The Pretoria Arms Factory was founded in 1954 by Piet Nagel and Jan Willem Dekker. both Dutch immigrants to South Africa after WW2. They began manufacturing a simplified copy of the Baby Browning pocket pistol, chambered for the .25 ACP (6.35mm Browning) cartridge. This appears to be the first domestic South African commercial firearms production, which gives the gun more historical significance than its design and production would otherwise justify. The initial 500 or so guns had a flaw in the frame design which led to the front of the barrel retaining lug breaking off when the slide went into battery, sending the barrel and frame flying off the front of the gun. The problem was fixed relatively quickly, but not quickly enough to save the reputation of the company.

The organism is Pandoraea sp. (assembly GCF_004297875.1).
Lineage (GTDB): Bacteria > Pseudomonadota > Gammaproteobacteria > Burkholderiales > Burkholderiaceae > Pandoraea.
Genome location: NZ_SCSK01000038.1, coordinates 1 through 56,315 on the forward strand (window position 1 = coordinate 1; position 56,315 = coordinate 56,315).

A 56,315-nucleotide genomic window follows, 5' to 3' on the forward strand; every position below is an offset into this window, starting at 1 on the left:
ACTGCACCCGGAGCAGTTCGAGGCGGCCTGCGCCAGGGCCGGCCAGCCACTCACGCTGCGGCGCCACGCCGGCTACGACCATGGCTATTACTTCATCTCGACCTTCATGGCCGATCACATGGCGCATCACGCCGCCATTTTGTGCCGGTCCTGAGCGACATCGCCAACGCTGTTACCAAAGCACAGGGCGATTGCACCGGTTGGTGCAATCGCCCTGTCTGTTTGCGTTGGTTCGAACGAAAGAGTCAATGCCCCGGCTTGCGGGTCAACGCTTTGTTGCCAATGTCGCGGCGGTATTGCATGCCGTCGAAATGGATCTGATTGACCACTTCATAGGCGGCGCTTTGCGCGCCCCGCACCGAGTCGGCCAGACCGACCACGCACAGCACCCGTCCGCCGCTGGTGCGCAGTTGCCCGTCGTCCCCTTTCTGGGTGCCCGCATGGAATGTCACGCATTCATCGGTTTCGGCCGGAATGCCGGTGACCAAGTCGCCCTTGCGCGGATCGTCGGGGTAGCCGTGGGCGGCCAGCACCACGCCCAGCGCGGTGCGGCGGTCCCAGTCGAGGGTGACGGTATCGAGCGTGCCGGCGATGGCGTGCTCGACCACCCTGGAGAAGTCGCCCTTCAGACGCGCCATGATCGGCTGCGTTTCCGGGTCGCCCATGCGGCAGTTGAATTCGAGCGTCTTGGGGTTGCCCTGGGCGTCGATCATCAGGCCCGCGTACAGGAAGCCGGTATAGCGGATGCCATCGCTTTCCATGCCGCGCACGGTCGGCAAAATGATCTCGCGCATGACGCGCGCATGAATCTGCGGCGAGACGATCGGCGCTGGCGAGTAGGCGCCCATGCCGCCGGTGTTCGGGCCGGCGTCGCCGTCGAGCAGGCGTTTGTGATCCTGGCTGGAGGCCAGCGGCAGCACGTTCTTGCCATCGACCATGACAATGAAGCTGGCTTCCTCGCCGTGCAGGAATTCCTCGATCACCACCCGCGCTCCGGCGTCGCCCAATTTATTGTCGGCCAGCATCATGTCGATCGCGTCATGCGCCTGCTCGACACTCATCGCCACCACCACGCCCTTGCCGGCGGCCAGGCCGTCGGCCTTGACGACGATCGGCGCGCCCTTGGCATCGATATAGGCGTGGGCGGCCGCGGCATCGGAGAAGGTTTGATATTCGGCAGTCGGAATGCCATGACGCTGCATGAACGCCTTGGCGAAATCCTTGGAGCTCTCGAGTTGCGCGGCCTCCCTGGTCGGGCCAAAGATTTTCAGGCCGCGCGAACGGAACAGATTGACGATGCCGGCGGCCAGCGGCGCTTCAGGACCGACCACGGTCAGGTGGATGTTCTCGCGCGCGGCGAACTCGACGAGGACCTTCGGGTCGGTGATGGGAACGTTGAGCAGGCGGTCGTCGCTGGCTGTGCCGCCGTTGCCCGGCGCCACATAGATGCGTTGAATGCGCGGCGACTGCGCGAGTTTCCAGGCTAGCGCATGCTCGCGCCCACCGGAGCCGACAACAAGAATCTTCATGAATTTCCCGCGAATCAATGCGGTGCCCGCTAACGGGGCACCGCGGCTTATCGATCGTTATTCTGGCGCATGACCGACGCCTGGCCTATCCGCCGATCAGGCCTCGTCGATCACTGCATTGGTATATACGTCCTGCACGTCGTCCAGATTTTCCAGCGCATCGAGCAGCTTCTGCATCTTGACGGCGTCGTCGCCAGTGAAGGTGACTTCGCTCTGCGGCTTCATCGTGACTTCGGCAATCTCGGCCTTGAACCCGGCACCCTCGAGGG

After the bankruptcy of the P.A.F. company, its assets were purchased by one Bertram Rudolph Freiling, and he attempted to restart production under the brand name BRF. This was unsuccessful, with only a few hundred BRF pistols made. Today, the PAF guns are relatively accessible in South Africa, and can also be found in the United States and Europe. The white plastic grips are virtually all shrunken and cracked, however.